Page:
13. Cambodia is one of my favorite places to visit in South East Asia with such a rich history and general hospitable people it is an attractive travel destination and I was there a few months ago. However Cambodia has a very tragic and not that distant history with the Khmer Rouge led by Pol Pot through the 70s, This was a brutal dictator ship that practiced more ethnic killings and political oppression per capita than any other dictatorial regime in history, just visit Toul Sleng or the Killing Fields in Phnom Penh to see an ever present reminder of this brutal and tragic time in the history of Cambodia. On my last visit I went to the Beng Malae ruins about 90KM outside of Siem Reap (one of my favorite on the trip) and had one of the land mine victims as my guide, she had lost one of her legs to an anti-personnel mine.

    Not only did this time leave many scars on the land and the people and has left Cambodia the most heavily mined country in the world. There are even still some pockets of Khmer Rouge through out the country but they are small and in limited areas.

    That said I would like to bring up another issue with your young guide. Many tourists take pity on these young guides and either pay them for tours or buy their little trinkets thinking this will help the child and her/his family. But in truth it is bad for the child as the parents will see a greater opportunity to earn by putting the child out to sell to the tourists and keep them out of school, but in the long run this does much more damage as it just adds another uneducated person to an already very under educated population. It would be best if you and other tourists avoided buying from these children, instead try to buy from the parents.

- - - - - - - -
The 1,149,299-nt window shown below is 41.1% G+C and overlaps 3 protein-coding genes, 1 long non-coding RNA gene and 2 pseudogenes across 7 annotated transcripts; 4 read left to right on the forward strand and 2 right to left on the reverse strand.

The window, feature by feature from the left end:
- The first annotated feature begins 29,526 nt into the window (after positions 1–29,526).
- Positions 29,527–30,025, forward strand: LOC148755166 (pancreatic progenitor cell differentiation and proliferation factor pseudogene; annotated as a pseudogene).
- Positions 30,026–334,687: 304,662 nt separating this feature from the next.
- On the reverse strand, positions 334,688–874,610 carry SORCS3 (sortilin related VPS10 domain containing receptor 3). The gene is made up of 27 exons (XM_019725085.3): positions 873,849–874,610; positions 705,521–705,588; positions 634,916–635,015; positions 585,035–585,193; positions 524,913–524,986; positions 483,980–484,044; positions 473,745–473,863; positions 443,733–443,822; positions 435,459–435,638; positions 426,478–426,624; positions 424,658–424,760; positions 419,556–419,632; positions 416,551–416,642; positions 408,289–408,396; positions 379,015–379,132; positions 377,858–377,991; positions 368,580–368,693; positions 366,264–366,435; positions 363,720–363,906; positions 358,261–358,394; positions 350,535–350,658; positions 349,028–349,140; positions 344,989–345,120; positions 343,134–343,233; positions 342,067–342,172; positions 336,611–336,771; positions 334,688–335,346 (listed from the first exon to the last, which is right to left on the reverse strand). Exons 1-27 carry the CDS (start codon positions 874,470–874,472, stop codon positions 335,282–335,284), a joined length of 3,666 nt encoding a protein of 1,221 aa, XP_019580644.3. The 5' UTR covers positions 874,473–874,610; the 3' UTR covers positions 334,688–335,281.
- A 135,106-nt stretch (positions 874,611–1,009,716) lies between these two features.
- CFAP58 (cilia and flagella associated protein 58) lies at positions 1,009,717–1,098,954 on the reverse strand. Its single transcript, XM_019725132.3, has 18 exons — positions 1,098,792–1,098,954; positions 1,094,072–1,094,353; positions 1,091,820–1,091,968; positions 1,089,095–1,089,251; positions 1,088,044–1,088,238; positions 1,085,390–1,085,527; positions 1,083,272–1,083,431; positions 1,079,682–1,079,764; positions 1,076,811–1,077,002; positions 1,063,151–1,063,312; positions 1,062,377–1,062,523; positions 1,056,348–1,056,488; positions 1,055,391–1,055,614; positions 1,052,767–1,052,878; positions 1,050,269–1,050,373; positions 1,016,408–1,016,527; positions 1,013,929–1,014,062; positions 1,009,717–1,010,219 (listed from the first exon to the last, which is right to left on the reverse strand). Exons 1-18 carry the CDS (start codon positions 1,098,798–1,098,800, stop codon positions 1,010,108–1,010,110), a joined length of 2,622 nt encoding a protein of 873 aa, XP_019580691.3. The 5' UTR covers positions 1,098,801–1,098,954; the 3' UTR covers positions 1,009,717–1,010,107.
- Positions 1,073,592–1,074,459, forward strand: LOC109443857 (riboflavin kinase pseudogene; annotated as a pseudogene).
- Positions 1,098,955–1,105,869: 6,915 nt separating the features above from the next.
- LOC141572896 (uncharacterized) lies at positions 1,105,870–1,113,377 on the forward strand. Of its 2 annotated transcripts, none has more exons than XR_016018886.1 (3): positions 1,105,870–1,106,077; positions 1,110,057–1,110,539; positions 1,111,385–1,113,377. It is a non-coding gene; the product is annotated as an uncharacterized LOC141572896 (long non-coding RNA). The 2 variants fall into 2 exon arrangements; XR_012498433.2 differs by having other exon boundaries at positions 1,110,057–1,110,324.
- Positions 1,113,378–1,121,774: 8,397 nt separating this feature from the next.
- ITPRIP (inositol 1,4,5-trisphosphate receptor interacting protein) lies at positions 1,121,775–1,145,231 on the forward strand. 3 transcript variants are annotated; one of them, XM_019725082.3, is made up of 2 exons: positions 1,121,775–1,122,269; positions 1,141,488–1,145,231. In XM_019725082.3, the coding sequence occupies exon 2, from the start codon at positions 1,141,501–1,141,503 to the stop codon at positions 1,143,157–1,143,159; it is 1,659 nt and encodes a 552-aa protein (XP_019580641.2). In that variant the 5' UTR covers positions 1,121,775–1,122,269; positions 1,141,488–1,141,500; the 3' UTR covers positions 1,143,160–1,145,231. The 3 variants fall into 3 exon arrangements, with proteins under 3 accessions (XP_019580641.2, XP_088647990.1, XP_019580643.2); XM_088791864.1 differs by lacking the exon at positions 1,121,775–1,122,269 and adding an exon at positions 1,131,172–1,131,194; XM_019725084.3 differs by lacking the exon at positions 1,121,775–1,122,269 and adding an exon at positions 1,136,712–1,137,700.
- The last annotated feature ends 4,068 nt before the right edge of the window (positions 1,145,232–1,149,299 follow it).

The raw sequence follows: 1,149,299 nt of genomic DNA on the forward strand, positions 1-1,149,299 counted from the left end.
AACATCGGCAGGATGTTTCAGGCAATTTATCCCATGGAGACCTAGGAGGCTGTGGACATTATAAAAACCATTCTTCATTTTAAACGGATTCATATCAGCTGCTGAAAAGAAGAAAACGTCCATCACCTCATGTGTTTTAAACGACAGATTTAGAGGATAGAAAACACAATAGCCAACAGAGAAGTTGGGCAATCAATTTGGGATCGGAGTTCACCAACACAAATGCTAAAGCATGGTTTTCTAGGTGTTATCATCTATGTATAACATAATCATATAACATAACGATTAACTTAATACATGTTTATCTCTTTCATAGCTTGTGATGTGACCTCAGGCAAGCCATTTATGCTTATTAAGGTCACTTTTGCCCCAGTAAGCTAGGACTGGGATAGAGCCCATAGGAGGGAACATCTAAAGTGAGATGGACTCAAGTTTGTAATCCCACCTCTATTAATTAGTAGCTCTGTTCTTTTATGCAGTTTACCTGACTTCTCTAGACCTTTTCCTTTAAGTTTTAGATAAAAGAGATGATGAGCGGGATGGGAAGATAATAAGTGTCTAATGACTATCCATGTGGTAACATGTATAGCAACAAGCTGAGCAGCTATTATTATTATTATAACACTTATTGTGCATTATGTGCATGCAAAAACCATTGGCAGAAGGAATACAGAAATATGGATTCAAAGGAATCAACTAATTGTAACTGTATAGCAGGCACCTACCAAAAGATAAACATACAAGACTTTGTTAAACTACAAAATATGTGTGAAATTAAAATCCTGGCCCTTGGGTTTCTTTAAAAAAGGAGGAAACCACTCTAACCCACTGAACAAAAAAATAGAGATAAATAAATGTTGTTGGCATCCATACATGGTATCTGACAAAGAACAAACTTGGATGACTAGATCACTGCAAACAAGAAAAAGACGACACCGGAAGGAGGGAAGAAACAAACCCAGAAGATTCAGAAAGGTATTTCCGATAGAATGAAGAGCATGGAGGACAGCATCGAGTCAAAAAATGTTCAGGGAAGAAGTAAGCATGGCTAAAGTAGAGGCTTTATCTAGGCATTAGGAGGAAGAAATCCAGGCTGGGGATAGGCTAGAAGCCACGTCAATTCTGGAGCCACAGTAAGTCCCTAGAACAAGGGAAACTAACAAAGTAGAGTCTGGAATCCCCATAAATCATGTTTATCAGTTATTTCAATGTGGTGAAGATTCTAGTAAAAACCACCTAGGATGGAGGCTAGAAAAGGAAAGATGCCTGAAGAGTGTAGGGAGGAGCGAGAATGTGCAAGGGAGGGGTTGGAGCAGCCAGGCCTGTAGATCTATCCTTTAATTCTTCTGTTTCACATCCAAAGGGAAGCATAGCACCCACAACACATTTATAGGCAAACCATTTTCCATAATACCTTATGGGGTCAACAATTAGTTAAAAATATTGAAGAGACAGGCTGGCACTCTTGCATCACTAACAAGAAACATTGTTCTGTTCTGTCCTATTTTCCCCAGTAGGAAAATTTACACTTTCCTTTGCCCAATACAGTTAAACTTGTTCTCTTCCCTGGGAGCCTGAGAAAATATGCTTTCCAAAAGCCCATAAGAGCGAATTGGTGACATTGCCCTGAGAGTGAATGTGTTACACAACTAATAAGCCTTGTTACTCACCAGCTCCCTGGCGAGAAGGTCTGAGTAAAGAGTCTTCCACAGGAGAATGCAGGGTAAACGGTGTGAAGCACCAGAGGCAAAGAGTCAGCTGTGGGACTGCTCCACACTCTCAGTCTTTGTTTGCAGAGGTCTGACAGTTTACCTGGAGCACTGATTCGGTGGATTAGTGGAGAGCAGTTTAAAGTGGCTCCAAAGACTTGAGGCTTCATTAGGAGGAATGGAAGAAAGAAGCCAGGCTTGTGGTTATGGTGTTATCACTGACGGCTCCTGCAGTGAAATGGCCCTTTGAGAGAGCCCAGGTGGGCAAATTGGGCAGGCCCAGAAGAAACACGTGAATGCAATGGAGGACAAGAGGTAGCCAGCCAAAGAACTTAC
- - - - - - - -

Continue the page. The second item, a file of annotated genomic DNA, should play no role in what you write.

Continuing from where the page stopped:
Just my two cents

    -erik

    • Hi Erik,

      Good point. That question of kid-beggars and sellers is one that I thought long and hard about before I ever left home; whenever I was in Phnom Penh, I did as you suggest—smiled at the kids and moved on. And I probably shouldn’t have bought from the girls; it plagued me, and I honestly wasn’t sure what to do. So I ended up buying. I do get the issues you raise, and struggled with them, and found it very difficult to know from situation to situation how to handle things. It was so easy to tell myself not to give people money before I left, and so very hard to stick to my guns when faced with actual people.